Progress on UK law against caste discrimination

  • post Type / Campaigns
  • Date / 9 February 2010

The UK Government appears to be edging closer to outlawing discrimination on the grounds of caste. It is hoped this can be included in an Equality Bill currently under consideration by Parliament. Caste discrimination provisions were not in the original draft of the bill, and Hindu leaders had claimed that caste discrimination was not a problem in Britain despite substantial evidence to the contrary. But government ministers have indicated an openness to consider the matter as a result of some powerful lobbying.

It would be particularly fitting for the UK to change its law because the UK has so many citizens with Indian background as a result of former imperial links. Also, London was the venue of the first international conference on untouchables, organized by the International Humanist and Ethical Union (IHEU) in June 2009.

IHEU has been active both behind the scenes and in public. IHEU International Representative Keith Porteous Wood has been working with Dalit groups in the UK uncovering research about the extent of the problems in the UK, and with academics who provided invaluable legal and legislative help. He also approached potential speakers for what turned out to be an influential debate in the House of Lords. Soon after the debate, Baroness Thornton, one of the government ministers responsible for the Equality Bill, offered to meet those involved to hear their views.

The meeting was held on 4 February in the House of Lords and about fifty groups were represented – many of whom had not been in the same room before. Nearly twenty were invited to address Baroness Thornton. They pointed out how many hundreds of thousands of people they represented, with the electoral implications. Some talked about being prevented from promotion to management posts or even being self-employed. Others said that their caste prevented their children from attending a local publicly-funded faith school (presumably Hindu) and how such religiously segregated schools impeded social cohesion. One man spoke of his suffering which he did not want his children to bear. In contrast, one speaker forecast social unrest as the emerging young generation would not be cowed and was proud to be Dalit. Keith drew attention to IHEU’s conference in June 2009 and read out a short passage from its concluding declaration, called the Conway Hall Declaration. Many of the contributions, including Keith’s, drew applause.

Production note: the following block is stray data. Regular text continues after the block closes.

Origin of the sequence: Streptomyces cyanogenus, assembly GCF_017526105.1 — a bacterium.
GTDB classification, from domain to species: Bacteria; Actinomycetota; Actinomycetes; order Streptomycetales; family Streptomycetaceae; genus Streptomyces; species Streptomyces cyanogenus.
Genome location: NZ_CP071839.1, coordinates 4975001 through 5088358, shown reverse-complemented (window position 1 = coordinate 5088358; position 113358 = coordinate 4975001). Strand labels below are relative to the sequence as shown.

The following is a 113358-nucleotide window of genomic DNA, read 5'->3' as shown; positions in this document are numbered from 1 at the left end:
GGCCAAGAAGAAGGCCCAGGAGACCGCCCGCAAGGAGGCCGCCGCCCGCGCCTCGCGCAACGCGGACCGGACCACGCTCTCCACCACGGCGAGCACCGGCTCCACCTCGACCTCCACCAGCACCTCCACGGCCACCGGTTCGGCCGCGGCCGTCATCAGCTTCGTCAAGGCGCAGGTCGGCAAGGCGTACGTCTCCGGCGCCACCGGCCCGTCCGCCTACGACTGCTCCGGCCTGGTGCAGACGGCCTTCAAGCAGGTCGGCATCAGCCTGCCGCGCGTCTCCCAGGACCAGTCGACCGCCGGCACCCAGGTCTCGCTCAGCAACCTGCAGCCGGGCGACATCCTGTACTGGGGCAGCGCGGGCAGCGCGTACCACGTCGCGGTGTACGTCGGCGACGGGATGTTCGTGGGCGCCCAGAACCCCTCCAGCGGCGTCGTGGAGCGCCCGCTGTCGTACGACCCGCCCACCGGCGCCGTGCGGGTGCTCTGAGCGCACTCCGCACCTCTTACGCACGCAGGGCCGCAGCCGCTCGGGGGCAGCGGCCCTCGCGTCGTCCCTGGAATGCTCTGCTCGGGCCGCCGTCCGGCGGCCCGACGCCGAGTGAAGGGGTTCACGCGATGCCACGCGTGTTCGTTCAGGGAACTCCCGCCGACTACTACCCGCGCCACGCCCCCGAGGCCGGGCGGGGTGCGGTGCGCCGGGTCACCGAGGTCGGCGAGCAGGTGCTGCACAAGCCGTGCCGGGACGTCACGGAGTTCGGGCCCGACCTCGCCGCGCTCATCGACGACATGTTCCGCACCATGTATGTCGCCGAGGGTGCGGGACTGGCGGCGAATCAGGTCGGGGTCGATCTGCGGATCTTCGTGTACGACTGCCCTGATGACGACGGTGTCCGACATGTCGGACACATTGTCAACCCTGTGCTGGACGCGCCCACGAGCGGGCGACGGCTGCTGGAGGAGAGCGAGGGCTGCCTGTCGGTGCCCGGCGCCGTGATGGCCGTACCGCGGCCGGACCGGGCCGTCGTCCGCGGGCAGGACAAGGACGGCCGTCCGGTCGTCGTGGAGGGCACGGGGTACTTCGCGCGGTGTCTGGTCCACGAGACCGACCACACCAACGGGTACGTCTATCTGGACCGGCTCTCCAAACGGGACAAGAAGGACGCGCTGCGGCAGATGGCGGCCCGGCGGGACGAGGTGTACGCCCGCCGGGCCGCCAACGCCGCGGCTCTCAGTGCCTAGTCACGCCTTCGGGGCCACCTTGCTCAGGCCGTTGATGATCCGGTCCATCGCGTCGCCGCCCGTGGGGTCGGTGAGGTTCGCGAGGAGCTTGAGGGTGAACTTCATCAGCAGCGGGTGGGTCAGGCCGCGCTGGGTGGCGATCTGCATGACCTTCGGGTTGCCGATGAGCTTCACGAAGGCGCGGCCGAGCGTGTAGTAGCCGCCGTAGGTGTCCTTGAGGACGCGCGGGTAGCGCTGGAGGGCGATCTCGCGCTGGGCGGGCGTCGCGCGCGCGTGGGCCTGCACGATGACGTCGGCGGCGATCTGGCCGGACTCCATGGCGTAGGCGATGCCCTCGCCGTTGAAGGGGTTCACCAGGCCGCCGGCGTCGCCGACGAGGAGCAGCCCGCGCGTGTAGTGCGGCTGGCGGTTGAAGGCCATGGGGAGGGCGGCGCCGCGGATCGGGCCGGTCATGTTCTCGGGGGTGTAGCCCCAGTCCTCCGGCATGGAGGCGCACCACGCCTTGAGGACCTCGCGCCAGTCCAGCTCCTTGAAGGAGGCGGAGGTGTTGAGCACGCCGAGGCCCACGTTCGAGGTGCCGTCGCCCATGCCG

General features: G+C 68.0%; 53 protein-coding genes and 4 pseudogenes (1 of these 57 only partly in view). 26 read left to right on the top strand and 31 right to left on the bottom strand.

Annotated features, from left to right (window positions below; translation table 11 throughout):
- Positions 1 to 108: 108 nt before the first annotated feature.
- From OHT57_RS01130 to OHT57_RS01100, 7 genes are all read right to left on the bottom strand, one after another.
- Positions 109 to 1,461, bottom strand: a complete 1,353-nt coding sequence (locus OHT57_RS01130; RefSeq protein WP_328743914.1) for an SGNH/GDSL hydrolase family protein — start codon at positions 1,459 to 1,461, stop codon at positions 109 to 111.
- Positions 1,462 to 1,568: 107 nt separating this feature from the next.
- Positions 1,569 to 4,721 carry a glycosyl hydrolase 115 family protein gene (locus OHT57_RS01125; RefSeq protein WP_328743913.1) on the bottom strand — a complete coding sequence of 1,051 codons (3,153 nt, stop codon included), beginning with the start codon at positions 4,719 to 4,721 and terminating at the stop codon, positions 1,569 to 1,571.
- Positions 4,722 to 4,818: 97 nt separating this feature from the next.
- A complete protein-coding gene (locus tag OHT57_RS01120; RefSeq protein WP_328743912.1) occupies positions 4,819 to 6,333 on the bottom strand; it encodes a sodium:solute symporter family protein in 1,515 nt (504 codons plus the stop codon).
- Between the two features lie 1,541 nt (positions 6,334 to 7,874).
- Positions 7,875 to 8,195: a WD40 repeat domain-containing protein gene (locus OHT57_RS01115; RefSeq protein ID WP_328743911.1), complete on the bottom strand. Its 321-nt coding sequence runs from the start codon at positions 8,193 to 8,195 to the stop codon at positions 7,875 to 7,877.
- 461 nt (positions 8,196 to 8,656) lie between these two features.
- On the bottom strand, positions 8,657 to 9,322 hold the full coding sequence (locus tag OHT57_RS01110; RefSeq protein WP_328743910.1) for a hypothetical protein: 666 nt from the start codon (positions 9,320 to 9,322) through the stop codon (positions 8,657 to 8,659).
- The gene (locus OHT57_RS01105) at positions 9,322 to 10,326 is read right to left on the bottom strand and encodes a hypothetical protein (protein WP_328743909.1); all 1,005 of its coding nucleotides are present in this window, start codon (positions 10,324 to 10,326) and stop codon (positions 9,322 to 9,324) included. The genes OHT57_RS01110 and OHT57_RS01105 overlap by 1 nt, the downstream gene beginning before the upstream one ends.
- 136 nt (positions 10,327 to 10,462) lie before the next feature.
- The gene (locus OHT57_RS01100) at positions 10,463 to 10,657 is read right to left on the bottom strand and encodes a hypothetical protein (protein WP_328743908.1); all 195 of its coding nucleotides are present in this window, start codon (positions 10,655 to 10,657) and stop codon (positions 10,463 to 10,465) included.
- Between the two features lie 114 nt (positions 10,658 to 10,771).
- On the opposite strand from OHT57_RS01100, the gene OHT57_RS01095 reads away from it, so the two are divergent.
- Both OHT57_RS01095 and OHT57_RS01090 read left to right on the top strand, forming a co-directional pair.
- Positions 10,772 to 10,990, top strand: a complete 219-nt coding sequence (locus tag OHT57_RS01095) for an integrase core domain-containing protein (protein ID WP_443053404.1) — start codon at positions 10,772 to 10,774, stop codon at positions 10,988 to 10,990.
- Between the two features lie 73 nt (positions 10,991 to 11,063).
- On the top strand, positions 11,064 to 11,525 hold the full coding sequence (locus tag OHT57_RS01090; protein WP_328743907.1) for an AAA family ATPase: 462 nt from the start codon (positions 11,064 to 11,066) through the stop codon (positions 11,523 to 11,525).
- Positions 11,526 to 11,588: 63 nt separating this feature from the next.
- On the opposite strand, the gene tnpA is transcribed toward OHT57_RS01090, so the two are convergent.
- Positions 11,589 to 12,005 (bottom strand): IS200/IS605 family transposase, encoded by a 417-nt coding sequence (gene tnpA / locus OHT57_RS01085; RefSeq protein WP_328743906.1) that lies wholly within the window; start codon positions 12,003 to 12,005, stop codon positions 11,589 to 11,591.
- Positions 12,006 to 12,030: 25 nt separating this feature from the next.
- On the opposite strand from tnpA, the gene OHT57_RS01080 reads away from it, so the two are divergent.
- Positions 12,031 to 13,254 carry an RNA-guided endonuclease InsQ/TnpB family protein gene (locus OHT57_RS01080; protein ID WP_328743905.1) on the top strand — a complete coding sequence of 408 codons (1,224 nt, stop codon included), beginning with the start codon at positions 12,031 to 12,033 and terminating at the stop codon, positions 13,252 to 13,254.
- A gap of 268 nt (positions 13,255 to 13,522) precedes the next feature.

It was clear that these spontaneous statements moved the Minister. She said that her Department had just commissioned a study of the extent of the discrimination in the UK. Unfortunately, however, the study would not be completed until after the Bill was finalised. The Government said it might introduce a power in the Bill for a Minister to trigger caste discrimination protection in the future if they thought it justified, perhaps on the basis of evidence included in the study.

One of the Lords present wanted the meeting to accept this, but Keith told the Minister that as the study would not be ready until after the General Election there was a distinct possibility that the power to introduce caste discrimination legislation would not be invoked, particularly if there was a change in Government.

Keith and several peers argued that there was no need for a study; enough evidence has been provided by the delegates. How much discrimination did there need to be to justify legislation? Was this not a question of principle – and even if there were no evidence of discrimination, what was wrong with declaratory law (simply saying this behaviour is unacceptable and making it unlawful)?

Keith tried to encourage the Minister by pointing to the powerful and indeed historic international signal and example that would be set by outlawing caste. She agreed to pass on the strength of feeling for an immediate change in the law, to which she seemed sympathetic. She suggested that perhaps we should try to lobby both for an immediate change and also – in case we were not successful – the power to introduce it in future. Keith asked the delegates to signify their support, and there was not one dissenter – another powerful message for the Minister to relay back to the Government.

The legislative outcome of the meeting will become clearer in the next few weeks as the Bill is finalised. We will keep you informed.

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